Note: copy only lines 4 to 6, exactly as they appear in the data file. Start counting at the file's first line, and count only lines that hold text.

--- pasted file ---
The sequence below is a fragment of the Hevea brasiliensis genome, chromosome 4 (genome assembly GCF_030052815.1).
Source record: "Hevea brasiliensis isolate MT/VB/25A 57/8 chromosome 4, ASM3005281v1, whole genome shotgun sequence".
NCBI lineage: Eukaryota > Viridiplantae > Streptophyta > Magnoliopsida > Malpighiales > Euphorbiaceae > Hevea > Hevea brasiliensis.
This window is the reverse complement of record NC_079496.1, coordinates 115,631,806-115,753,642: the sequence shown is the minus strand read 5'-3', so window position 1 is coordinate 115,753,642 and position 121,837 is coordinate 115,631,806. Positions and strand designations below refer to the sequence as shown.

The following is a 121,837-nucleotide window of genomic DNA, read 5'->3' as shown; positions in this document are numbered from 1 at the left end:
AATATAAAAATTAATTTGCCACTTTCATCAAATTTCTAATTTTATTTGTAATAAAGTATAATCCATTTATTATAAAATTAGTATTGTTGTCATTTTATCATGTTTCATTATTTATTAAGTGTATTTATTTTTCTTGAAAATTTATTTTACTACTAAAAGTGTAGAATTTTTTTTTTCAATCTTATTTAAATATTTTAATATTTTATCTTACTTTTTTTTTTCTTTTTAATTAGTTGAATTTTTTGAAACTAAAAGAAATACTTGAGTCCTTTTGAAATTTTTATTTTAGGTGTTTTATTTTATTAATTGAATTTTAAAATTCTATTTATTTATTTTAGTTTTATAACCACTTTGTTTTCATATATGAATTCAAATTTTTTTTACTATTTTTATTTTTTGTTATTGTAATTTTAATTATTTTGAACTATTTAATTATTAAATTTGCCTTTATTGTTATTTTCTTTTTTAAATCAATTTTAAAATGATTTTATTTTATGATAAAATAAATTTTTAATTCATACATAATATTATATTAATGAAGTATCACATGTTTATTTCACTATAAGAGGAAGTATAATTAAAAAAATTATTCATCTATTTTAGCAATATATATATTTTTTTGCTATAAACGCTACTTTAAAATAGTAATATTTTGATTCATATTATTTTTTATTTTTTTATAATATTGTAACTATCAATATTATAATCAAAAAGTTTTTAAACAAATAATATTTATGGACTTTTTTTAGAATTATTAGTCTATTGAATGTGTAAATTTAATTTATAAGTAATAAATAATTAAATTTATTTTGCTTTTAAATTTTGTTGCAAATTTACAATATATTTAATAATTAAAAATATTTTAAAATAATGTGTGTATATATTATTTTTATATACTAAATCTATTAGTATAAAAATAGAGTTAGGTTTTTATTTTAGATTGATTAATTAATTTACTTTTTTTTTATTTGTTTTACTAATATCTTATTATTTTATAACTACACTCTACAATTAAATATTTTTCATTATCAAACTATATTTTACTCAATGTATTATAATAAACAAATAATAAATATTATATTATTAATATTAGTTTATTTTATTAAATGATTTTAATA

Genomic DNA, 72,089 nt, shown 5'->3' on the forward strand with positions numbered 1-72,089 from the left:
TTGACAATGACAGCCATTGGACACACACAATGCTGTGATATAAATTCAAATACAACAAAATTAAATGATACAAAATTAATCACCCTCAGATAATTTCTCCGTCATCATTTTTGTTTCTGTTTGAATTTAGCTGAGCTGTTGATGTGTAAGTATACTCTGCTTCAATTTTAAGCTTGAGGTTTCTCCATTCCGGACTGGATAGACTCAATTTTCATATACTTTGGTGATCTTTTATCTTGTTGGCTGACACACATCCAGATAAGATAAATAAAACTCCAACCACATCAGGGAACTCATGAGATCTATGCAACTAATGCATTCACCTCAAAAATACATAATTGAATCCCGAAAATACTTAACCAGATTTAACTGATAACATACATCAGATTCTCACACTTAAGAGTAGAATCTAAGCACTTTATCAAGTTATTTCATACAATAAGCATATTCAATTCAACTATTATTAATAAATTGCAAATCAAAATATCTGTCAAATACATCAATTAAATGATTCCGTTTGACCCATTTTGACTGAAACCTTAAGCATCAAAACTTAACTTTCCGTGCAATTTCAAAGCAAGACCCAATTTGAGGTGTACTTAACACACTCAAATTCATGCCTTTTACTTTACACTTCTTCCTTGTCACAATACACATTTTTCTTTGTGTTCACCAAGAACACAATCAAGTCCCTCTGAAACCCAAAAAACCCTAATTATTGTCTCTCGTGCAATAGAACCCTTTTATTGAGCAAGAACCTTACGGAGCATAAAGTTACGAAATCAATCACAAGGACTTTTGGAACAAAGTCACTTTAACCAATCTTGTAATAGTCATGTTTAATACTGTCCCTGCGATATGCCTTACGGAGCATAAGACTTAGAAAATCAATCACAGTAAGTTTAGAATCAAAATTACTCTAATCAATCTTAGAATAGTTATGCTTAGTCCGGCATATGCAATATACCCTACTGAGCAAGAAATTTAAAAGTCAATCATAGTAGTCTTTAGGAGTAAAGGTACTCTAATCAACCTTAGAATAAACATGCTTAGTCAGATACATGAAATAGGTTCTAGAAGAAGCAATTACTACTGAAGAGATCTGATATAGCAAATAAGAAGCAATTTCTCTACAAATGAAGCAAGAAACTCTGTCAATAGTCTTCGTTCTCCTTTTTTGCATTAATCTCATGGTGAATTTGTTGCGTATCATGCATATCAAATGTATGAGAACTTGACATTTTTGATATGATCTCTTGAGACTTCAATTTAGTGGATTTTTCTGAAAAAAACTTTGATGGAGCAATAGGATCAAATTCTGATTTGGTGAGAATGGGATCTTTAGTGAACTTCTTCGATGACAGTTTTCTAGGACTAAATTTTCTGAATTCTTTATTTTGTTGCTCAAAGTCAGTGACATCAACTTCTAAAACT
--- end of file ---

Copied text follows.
This window is the reverse complement of record NC_079496.1, coordinates 115,631,806-115,753,642: the sequence shown is the minus strand read 5'-3', so window position 1 is coordinate 115,753,642 and position 121,837 is coordinate 115,631,806. Positions and strand designations below refer to the sequence as shown.

The following is a 121,837-nucleotide window of genomic DNA, read 5'->3' as shown; positions in this document are numbered from 1 at the left end:
AATATAAAAATTAATTTGCCACTTTCATCAAATTTCTAATTTTATTTGTAATAAAGTATAATCCATTTATTATAAAATTAGTATTGTTGTCATTTTATCATGTTTCATTATTTATTAAGTGTATTTATTTTTCTTGAAAATTTATTTTACTACTAAAAGTGTAGAATTTTTTTTTTCAATCTTATTTAAATATTTTAATATTTTATCTTACTTTTTTTTTTCTTTTTAATTAGTTGAATTTTTTGAAACTAAAAGAAATACTTGAGTCCTTTTGAAATTTTTATTTTAGGTGTTTTATTTTATTAATTGAATTTTAAAATTCTATTTATTTATTTTAGTTTTATAACCACTTTGTTTTCATATATGAATTCAAATTTTTTTTACTATTTTTATTTTTTGTTATTGTAATTTTAATTATTTTGAACTATTTAATTATTAAATTTGCCTTTATTGTTATTTTCTTTTTTAAATCAATTTTAAAATGATTTTATTTTATGATAAAATAAATTTTTAATTCATACATAATATTATATTAATGAAGTATCACATGTTTATTTCACTATAAGAGGAAGTATAATTAAAAAAATTATTCATCTATTTTAGCAATATATATATTTTTTTGCTATAAACGCTACTTTAAAATAGTAATATTTTGATTCATATTATTTTTTATTTTTTTATAATATTGTAACTATCAATATTATAATCAAAAAGTTTTTAAACAAATAATATTTATGGACTTTTTTTAGAATTATTAGTCTATTGAATGTGTAAATTTAATTTATAAGTAATAAATAATTAAATTTATTTTGCTTTTAAATTTTGTTGCAAATTTACAATATATTTAATAATTAAAAATATTTTAAAATAATGTGTGTATATATTATTTTTATATACTAAATCTATTAGTATAAAAATAGAGTTAGGTTTTTATTTTAGATTGATTAATTAATTTACTTTTTTTTTATTTGTTTTACTAATATCTTATTATTTTATAACTACACTCTACAATTAAATATTTTTCATTATCAAACTATATTTTACTCAATGTATTATAATAAACAAATAATAAATATTATATTATTAATATTAGTTTATTTTATTAAATGATTTTAATA